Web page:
According to today’s Sun and the i newspaper, the Culture Secretary Michelle Donelan will shortly bring back the Online Safety Bill, but without the hated ‘legal but harmful’ clause. Here’s how the i reports it:
i understands Ms Donelan is seeking to balance the protection of children with freedom of speech concerns.
As a result, she is scrapping sweeping “legal but harmful” rules which required social media companies to address content that is not illegal but is dangerous – such as that promoting suicide or self-harm.
The rules would have meant social media sites, such as Twitter, Instagram and Facebook, were responsible for dealing with this content for both adults and children.
But, amid criticism that it would have led to a widespread attack on freedom of speech by companies hoping to avoid hefty fines, i understands the new laws will only apply to material targeted at children.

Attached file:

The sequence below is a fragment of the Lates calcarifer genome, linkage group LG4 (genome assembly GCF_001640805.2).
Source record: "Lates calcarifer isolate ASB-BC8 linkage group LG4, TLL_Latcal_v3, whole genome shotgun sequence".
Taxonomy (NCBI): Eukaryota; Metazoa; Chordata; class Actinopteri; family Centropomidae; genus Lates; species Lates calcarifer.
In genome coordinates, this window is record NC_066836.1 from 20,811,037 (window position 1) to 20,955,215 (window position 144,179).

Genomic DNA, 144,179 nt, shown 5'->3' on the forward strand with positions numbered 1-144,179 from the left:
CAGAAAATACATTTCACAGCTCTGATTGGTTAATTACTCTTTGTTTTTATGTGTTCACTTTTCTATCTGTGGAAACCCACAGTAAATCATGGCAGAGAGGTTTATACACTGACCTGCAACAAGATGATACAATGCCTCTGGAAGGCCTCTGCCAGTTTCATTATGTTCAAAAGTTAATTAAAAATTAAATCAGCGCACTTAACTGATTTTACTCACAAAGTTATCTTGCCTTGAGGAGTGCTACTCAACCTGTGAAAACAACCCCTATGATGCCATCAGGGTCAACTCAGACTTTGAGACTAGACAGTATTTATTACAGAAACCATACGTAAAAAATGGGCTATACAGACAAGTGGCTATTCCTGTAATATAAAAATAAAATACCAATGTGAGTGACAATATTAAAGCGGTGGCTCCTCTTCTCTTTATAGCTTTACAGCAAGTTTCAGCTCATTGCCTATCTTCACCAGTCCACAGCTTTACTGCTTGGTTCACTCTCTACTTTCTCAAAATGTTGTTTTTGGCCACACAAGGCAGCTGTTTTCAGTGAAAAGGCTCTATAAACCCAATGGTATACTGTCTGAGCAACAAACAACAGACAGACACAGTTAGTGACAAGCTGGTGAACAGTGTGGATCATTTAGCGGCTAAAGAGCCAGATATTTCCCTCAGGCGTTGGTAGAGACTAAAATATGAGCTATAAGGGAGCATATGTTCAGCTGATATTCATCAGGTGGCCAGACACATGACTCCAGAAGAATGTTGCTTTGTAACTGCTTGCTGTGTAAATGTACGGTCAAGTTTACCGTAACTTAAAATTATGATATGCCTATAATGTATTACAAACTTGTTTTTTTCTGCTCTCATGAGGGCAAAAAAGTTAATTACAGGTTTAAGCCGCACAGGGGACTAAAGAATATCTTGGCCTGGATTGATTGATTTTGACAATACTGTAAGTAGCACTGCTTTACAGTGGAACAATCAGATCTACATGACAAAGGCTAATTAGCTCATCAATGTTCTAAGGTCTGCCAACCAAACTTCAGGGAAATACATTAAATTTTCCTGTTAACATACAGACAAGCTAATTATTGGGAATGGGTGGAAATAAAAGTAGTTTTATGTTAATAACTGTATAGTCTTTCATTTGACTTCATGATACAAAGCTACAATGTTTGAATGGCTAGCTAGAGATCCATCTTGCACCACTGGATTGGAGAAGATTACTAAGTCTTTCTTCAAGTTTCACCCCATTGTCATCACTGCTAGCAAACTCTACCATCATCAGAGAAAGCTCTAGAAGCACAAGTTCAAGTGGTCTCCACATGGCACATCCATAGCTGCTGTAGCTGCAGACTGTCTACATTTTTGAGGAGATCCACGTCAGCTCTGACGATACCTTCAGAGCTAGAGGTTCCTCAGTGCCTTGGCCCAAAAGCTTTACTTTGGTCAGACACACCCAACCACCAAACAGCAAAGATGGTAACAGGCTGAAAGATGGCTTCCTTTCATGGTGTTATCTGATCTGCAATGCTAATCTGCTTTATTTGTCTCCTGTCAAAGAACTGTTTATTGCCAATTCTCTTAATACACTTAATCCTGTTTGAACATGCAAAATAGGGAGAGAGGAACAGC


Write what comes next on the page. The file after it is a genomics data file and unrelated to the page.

That’s great news. The Free Speech Union has been campaigning against the ‘legal but harmful’ clause in the Bill ever since it was published. (See this piece by me in Conservative Home, for instance.) Of course, the Bill has many other shortcomings, but this change alone will be a huge improvement. Well done to all those FSU members and supporters who took advantage of our campaigning tool to email their MP to ask them to highlight the problems with the Bill, particularly the ‘legal but harmful’ clause. Let’s hope Michelle Donelan goes further and transforms it into a piece of legislation focused on protecting children from online harm, not adults.
You can read a report on Guido Fawkes about this excellent news here.
Stop Press: You can see a panel discussion by various experts about the shortcomings of the Online Safety Bill at the Battle of Ideas last month here.